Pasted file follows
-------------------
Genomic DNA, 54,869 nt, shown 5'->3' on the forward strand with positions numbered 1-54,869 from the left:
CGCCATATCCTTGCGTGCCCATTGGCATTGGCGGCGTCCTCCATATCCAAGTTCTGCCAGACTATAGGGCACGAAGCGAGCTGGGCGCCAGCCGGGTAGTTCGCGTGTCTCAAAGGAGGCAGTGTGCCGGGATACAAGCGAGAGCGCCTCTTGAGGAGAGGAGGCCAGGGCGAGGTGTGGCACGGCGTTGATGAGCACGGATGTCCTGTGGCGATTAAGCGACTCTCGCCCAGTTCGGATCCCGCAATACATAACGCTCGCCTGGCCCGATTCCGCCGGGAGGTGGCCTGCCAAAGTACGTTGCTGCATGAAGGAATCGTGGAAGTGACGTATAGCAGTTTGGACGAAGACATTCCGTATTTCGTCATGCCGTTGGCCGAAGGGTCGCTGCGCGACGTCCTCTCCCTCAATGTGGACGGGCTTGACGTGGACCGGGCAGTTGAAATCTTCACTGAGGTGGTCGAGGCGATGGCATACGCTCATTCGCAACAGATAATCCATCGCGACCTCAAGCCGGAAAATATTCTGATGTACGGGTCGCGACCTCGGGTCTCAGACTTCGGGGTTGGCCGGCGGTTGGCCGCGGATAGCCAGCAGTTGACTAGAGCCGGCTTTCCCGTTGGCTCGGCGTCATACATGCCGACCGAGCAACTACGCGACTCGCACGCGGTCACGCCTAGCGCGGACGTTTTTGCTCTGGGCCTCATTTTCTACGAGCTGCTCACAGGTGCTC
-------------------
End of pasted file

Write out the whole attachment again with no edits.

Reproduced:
Genomic DNA, 54,869 nt, shown 5'->3' on the forward strand with positions numbered 1-54,869 from the left:
CGCCATATCCTTGCGTGCCCATTGGCATTGGCGGCGTCCTCCATATCCAAGTTCTGCCAGACTATAGGGCACGAAGCGAGCTGGGCGCCAGCCGGGTAGTTCGCGTGTCTCAAAGGAGGCAGTGTGCCGGGATACAAGCGAGAGCGCCTCTTGAGGAGAGGAGGCCAGGGCGAGGTGTGGCACGGCGTTGATGAGCACGGATGTCCTGTGGCGATTAAGCGACTCTCGCCCAGTTCGGATCCCGCAATACATAACGCTCGCCTGGCCCGATTCCGCCGGGAGGTGGCCTGCCAAAGTACGTTGCTGCATGAAGGAATCGTGGAAGTGACGTATAGCAGTTTGGACGAAGACATTCCGTATTTCGTCATGCCGTTGGCCGAAGGGTCGCTGCGCGACGTCCTCTCCCTCAATGTGGACGGGCTTGACGTGGACCGGGCAGTTGAAATCTTCACTGAGGTGGTCGAGGCGATGGCATACGCTCATTCGCAACAGATAATCCATCGCGACCTCAAGCCGGAAAATATTCTGATGTACGGGTCGCGACCTCGGGTCTCAGACTTCGGGGTTGGCCGGCGGTTGGCCGCGGATAGCCAGCAGTTGACTAGAGCCGGCTTTCCCGTTGGCTCGGCGTCATACATGCCGACCGAGCAACTACGCGACTCGCACGCGGTCACGCCTAGCGCGGACGTTTTTGCTCTGGGCCTCATTTTCTACGAGCTGCTCACAGGTGCTC